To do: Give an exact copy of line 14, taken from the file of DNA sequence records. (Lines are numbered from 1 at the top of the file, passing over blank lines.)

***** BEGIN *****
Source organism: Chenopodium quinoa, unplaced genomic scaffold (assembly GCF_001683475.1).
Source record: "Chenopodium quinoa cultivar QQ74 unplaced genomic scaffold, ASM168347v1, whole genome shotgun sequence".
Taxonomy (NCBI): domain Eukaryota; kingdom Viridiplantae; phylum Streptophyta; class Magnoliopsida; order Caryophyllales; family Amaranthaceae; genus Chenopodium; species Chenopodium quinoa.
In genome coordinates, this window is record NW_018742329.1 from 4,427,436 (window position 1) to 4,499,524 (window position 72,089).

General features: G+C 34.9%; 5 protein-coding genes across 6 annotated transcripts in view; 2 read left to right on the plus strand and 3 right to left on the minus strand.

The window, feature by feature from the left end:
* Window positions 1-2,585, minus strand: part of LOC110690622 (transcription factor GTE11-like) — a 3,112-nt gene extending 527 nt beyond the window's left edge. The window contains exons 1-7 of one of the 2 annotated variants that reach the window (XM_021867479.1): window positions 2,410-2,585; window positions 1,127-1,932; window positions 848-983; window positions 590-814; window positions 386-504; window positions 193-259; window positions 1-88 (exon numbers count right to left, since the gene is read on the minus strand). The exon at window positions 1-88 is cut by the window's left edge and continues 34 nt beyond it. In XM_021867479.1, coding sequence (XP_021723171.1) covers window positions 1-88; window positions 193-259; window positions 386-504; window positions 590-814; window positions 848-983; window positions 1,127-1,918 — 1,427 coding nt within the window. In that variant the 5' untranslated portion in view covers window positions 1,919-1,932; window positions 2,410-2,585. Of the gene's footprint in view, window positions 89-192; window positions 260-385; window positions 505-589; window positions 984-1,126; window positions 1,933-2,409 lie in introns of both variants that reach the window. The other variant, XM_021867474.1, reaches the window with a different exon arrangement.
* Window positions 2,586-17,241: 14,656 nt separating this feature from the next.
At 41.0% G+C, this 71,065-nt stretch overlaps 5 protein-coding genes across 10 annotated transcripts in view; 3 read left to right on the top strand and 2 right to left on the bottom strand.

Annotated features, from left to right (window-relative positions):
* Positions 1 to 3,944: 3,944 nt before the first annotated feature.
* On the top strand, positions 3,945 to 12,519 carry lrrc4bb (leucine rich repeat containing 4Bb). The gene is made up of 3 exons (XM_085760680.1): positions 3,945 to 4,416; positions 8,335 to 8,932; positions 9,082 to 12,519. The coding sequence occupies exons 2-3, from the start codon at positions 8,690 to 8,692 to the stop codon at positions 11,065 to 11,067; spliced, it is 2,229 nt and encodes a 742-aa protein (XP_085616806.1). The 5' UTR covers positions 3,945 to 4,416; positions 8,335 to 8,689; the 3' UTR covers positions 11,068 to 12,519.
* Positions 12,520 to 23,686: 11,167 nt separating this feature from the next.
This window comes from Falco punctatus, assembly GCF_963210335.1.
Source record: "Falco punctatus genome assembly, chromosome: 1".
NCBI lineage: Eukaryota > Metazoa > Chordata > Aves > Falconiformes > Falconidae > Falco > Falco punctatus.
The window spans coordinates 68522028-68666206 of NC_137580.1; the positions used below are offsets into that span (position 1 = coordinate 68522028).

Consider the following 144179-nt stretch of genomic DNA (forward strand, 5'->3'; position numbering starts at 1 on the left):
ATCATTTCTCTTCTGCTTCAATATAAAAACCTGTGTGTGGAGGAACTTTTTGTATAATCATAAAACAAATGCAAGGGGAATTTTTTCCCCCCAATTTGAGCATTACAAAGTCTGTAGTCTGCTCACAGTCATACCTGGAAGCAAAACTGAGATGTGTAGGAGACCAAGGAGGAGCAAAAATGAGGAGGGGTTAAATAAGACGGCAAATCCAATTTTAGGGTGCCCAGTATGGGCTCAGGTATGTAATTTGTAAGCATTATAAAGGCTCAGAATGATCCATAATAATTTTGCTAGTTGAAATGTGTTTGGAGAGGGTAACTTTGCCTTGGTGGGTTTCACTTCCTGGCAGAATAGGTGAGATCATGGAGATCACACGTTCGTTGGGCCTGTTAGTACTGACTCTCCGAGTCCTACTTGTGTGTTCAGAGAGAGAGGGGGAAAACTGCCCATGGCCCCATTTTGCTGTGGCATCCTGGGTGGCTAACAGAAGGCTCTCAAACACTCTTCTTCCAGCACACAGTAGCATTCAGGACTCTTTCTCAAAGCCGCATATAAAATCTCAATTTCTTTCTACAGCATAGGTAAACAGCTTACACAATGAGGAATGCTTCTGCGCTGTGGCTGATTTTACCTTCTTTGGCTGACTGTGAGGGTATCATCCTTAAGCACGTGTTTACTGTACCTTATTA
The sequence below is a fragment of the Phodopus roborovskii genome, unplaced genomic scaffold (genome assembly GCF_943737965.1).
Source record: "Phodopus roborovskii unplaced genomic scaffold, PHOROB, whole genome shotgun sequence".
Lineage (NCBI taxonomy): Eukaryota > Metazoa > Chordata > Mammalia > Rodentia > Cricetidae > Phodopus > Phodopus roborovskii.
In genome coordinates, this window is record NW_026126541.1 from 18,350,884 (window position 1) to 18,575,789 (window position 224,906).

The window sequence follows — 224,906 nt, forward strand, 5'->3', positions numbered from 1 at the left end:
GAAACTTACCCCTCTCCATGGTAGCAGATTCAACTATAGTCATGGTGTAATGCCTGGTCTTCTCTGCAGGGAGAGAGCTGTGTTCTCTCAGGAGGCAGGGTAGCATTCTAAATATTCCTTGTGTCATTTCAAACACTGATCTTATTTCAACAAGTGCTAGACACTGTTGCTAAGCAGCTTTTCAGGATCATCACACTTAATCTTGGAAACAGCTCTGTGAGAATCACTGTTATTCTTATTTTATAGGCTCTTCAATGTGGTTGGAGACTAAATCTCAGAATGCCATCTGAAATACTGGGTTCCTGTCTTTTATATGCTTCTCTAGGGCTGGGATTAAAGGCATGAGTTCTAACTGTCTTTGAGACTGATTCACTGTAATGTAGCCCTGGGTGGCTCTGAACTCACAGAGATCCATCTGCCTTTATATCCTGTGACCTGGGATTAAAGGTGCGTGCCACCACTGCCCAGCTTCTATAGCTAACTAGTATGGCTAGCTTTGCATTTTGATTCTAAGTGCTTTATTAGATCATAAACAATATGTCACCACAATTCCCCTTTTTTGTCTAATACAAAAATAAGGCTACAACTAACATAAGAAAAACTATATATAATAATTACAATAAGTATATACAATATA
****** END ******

This window comes from Falco punctatus, assembly GCF_963210335.1.